Want to learn more about whitewashing? Check out these informative sites and articles:

 

 

A Millennial and Feminism

Today is March 8th, a.k.a International Women’s Day, a.k.a. A Day without Women.

What a perfect day to share what feminism means to me.

I’m sure when you hear the word feminism there are several definitions that come to mind. Some will call it man hating. Others will say women’s rights. But when I hear and think about feminism I think equality.

The Oxford dictionary defines feminism as: “The advocacy of women’s rights on the ground of the equality of the sexes”. It says nothing about putting down one sex to bring the other up. It’s all about helping to reach equality for all.

To me, feminism is not about hating men, it’s about bringing understanding and equal opportunity to the playing field. It’s not about what affects white women but what affects all women regardless of age, race, religion, orientation, and gender. It’s not about providing abortions and disregarding life, it’s about protecting a woman’s right to choose what she does to her own body and offering lifesaving healthcare.

To me, feminism is about speaking up for the voiceless, the marginalized, the ones society has forgotten. Feminism is about fighting for the undeniable rights of the people who can’t fight. It’s about protecting women, men, children, the venerable, and the disabled as hard as I can so they can live their best life.

It is a lifestyle of unadulterated love and a burning passion to do what’s right. I have spent my life surrounded by strong women who have instilled in me these beliefs. My mother, my sister, my grandmother, my friends, they have all empowered me and helped me grow as a person. I own them so much. All I can do to repay them is to do as they did and spread love for all human kind. I honor what they did for me by fighting for others.

I am a feminist because I believe in equality for all.

This is what feminism means to me. What does it mean to you?

A Millennial and Sexual Assault

Sexual assault is not a millennial issue. It’s not even strictly a woman’s issue. Sexual assault is a human issue. It involves people of every race, every religion, every gender, and every sexuality. Women are raped and rape. Men are rape and are raped. Sometimes it makes the headlines but most of the time it is over looked, brushed under the rug, or ignored. Why is this? Why do we as people let such horrific acts slide? Why do we ignore them? Why do we victim blame? Why do we let those responsible get away with it?

Why?

Is it because we don’t want to acknowledge that these things happen? Because if we do does that mean it could happen to us? Are we afraid that our children could have been exposed? What is it that makes sexual assault so taboo?

I’ll admit, this topic for this post didn’t come out of the blue. I recently watched the award winning movie, Spotlight, and yeah, it was an eye opener. As a Catholic it was horrifying. As a woman and a feminist it is the stuff of nightmares. How could the Church, an institution that I have been a part of since birth, be so cavalier with this? How could we as people let this continue and why haven’t we done more to stop it?

Sexual assault is not something that we should continue to ignore. It is a disease that is eating away at our nation and we cannot look the other way.

According to the National Sexual Violence Resource Center, one in five women and one and sixteen men will be raped in their lifetime and 63% of all rapes go unreported (NSVRC). Those are some staggering statistics. So this begs the question, why do so many rape and sexual assault cases go unreported?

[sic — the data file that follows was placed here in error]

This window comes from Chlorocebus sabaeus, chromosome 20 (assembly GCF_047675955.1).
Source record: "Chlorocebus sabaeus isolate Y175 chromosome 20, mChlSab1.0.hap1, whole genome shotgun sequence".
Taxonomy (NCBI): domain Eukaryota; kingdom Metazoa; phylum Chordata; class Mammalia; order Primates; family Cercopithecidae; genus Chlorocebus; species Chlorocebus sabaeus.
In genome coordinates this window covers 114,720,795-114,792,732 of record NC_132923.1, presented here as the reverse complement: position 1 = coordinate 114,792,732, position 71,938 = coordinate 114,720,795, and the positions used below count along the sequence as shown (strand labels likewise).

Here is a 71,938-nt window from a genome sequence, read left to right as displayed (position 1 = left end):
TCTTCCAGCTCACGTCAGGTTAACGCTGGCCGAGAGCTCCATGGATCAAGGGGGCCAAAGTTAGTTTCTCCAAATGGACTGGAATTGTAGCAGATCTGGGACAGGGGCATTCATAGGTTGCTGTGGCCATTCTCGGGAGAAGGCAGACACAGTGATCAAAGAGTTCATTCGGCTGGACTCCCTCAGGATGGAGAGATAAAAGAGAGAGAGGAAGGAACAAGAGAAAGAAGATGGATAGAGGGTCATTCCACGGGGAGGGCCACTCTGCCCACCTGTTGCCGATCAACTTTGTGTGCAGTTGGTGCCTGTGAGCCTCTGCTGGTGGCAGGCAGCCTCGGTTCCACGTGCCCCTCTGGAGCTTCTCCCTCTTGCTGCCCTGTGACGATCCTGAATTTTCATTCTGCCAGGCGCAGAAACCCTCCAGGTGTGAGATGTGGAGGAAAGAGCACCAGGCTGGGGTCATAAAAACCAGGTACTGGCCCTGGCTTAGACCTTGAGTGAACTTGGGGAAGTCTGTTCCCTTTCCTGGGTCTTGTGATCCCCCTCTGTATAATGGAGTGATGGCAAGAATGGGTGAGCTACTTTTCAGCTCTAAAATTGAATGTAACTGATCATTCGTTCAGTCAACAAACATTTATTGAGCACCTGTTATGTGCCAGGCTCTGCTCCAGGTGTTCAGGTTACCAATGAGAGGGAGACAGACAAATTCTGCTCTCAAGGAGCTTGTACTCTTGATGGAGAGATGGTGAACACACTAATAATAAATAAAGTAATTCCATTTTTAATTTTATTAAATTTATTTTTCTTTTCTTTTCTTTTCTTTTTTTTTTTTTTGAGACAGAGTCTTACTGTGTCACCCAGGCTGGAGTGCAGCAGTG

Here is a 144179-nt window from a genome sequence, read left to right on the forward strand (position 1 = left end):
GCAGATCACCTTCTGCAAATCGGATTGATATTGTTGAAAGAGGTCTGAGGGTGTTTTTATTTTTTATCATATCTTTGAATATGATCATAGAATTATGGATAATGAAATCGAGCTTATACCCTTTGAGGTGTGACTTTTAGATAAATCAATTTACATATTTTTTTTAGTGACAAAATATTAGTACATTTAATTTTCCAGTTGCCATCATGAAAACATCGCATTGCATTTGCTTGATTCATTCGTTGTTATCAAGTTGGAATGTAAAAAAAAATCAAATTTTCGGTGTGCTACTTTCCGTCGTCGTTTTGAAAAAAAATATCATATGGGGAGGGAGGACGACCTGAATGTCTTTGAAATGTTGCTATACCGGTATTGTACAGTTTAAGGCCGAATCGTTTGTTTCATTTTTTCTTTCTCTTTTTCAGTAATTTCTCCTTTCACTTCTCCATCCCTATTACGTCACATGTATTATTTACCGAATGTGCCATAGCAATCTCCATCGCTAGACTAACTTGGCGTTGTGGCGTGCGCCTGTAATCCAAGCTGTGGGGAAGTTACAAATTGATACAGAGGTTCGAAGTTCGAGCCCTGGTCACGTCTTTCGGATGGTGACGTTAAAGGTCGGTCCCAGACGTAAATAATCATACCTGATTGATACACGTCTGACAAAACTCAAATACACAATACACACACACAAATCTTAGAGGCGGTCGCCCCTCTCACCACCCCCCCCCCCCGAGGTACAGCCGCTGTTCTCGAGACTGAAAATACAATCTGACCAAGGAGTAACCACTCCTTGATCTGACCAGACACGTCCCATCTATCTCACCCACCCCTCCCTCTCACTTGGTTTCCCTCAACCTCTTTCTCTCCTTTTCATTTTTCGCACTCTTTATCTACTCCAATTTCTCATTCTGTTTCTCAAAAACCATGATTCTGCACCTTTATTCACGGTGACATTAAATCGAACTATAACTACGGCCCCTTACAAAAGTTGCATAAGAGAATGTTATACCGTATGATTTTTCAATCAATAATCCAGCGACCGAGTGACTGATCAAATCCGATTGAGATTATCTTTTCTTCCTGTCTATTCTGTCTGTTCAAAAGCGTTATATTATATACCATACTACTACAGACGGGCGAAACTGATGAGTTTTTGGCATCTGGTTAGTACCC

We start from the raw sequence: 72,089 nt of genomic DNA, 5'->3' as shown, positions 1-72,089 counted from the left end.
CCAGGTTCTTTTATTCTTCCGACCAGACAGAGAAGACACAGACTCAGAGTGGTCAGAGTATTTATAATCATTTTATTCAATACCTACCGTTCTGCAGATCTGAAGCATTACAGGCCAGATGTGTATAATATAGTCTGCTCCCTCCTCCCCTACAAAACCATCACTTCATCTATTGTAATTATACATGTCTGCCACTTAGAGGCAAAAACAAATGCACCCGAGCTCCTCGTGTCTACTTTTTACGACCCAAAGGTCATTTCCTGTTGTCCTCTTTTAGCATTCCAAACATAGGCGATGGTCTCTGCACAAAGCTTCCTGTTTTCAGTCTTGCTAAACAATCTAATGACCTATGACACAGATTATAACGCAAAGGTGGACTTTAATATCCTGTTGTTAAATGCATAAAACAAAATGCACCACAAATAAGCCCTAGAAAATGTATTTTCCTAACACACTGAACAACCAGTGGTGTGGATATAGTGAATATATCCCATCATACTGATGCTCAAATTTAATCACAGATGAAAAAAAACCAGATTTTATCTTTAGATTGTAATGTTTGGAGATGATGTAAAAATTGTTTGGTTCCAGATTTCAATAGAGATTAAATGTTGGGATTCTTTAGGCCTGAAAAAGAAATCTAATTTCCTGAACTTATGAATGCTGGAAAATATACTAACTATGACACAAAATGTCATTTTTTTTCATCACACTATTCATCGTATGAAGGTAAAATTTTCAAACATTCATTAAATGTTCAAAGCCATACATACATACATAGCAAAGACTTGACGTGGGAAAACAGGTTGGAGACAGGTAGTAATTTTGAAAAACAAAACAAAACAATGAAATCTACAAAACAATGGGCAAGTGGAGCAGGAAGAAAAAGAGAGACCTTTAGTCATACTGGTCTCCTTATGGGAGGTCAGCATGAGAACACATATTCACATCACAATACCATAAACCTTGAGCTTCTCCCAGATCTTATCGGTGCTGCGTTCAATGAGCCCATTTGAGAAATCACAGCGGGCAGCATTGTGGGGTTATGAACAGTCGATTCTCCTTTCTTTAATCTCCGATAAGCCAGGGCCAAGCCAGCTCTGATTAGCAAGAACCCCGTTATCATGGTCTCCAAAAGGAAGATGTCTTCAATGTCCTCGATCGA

I may not be able to give a complete answer but I sure as hell can give some insight. Think about this: the case of Brock Turner, a college athlete that was accused and tried for the rape of an unidentified woman. I’m sure if you are up to date with the news you remember this case. The majority of Turner’s defense rested on the woman’s state of mind during the incident; she was drunk.

Soon that’s all people talked about. She got herself drunk, she was asking for it, she said yes while she was under the influence of alcohol. All regards of consent and the very nature of consent thrown out the window. Brock was a Freshman and a promising athlete. He had a lot to loose if he was convicted. Never mind there was DNA evidence and eyewitness accounts. It was all about the woman he raped. It was her fault for getting drunk.

That’s why sexual assault is so under reported, in my opinion. Because of how quickly it falls back on the victim.Their names get dragged through the mud while their perpetrators are seen as the victim. What they wear, what state of mind they were in, it all somehow gets turned against them and they are doubted. They are seen as money grabbers or people who want attention.

And then there are the critics who will point fingers and claim that it is a false accusation. That these people want to slander the names of good people, that they are just making all of this up for money. Well, here is what I have to say to that: the rate of false reporting is between 2 to 10% (NSVRC). 2 to 10%. That’s not a whole lot so that kind of stomps all over the claim that the victims just want money.

The media and their viewers see these people not as the victims they are but opportunists, dead set on ruining some poor man’s life. So rather than face this undeserved ridicule, they don’t report it. They let it go. After all, history has shown that the courts won’t take their side.

Which brings me to my next point. Brock Turner was found guilty of raping an unconscious woman. But he only served three months of his six month sentence. Three months. He raped an unconscious woman and only got six months jail time. He only served three months. Why report the assault at all if your attacker is just going to spend a few months in jail after violating your agency, your body, your life? What good will it do?